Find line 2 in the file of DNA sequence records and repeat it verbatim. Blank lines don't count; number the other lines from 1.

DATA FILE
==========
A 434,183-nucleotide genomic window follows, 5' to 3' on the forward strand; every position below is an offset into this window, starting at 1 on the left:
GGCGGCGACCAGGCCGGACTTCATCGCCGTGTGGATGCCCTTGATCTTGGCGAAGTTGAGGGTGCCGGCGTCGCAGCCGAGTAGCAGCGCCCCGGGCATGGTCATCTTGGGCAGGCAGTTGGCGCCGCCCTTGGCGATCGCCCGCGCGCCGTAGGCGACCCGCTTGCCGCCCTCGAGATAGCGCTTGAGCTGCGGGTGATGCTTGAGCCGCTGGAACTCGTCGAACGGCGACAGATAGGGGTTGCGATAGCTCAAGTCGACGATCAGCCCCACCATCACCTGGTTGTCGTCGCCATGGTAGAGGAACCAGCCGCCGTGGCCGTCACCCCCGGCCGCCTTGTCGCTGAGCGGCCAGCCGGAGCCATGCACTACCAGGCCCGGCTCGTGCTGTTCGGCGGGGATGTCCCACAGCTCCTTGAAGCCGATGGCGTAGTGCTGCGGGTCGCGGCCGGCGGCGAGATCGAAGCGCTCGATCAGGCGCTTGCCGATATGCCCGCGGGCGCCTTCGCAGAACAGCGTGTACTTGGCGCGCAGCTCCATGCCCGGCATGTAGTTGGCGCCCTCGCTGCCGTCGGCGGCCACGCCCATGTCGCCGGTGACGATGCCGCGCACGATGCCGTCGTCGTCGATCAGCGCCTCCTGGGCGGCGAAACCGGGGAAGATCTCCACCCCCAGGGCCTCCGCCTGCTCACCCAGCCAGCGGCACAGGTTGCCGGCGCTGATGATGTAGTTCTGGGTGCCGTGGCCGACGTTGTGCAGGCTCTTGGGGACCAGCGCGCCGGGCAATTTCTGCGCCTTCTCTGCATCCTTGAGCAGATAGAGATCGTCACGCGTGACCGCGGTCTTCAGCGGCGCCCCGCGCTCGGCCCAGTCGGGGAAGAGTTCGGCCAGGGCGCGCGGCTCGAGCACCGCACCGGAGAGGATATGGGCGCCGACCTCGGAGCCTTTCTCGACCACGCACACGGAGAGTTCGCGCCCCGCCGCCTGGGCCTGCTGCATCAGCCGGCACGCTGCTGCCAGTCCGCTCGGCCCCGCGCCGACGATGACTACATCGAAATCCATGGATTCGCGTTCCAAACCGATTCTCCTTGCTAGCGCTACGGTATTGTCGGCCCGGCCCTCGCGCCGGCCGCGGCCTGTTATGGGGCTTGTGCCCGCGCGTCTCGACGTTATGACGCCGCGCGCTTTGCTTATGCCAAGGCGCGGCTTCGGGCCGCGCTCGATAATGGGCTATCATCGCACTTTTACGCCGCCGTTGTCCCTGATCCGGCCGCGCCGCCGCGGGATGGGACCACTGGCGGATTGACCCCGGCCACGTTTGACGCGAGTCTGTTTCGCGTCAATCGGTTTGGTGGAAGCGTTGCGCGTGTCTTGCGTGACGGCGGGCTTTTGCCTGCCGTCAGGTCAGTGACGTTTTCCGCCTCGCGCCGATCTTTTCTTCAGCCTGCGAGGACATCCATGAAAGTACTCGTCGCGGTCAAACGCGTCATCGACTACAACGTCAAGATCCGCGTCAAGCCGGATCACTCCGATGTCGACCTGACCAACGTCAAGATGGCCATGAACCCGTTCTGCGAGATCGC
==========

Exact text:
GGCGGCGACCAGGCCGGACTTCATCGCCGTGTGGATGCCCTTGATCTTGGCGAAGTTGAGGGTGCCGGCGTCGCAGCCGAGTAGCAGCGCCCCGGGCATGGTCATCTTGGGCAGGCAGTTGGCGCCGCCCTTGGCGATCGCCCGCGCGCCGTAGGCGACCCGCTTGCCGCCCTCGAGATAGCGCTTGAGCTGCGGGTGATGCTTGAGCCGCTGGAACTCGTCGAACGGCGACAGATAGGGGTTGCGATAGCTCAAGTCGACGATCAGCCCCACCATCACCTGGTTGTCGTCGCCATGGTAGAGGAACCAGCCGCCGTGGCCGTCACCCCCGGCCGCCTTGTCGCTGAGCGGCCAGCCGGAGCCATGCACTACCAGGCCCGGCTCGTGCTGTTCGGCGGGGATGTCCCACAGCTCCTTGAAGCCGATGGCGTAGTGCTGCGGGTCGCGGCCGGCGGCGAGATCGAAGCGCTCGATCAGGCGCTTGCCGATATGCCCGCGGGCGCCTTCGCAGAACAGCGTGTACTTGGCGCGCAGCTCCATGCCCGGCATGTAGTTGGCGCCCTCGCTGCCGTCGGCGGCCACGCCCATGTCGCCGGTGACGATGCCGCGCACGATGCCGTCGTCGTCGATCAGCGCCTCCTGGGCGGCGAAACCGGGGAAGATCTCCACCCCCAGGGCCTCCGCCTGCTCACCCAGCCAGCGGCACAGGTTGCCGGCGCTGATGATGTAGTTCTGGGTGCCGTGGCCGACGTTGTGCAGGCTCTTGGGGACCAGCGCGCCGGGCAATTTCTGCGCCTTCTCTGCATCCTTGAGCAGATAGAGATCGTCACGCGTGACCGCGGTCTTCAGCGGCGCCCCGCGCTCGGCCCAGTCGGGGAAGAGTTCGGCCAGGGCGCGCGGCTCGAGCACCGCACCGGAGAGGATATGGGCGCCGACCTCGGAGCCTTTCTCGACCACGCACACGGAGAGTTCGCGCCCCGCCGCCTGGGCCTGCTGCATCAGCCGGCACGCTGCTGCCAGTCCGCTCGGCCCCGCGCCGACGATGACTACATCGAAATCCATGGATTCGCGTTCCAAACCGATTCTCCTTGCTAGCGCTACGGTATTGTCGGCCCGGCCCTCGCGCCGGCCGCGGCCTGTTATGGGGCTTGTGCCCGCGCGTCTCGACGTTATGACGCCGCGCGCTTTGCTTATGCCAAGGCGCGGCTTCGGGCCGCGCTCGATAATGGGCTATCATCGCACTTTTACGCCGCCGTTGTCCCTGATCCGGCCGCGCCGCCGCGGGATGGGACCACTGGCGGATTGACCCCGGCCACGTTTGACGCGAGTCTGTTTCGCGTCAATCGGTTTGGTGGAAGCGTTGCGCGTGTCTTGCGTGACGGCGGGCTTTTGCCTGCCGTCAGGTCAGTGACGTTTTCCGCCTCGCGCCGATCTTTTCTTCAGCCTGCGAGGACATCCATGAAAGTACTCGTCGCGGTCAAACGCGTCATCGACTACAACGTCAAGATCCGCGTCAAGCCGGATCACTCCGATGTCGACCTGACCAACGTCAAGATGGCCATGAACCCGTTCTGCGAGATCGC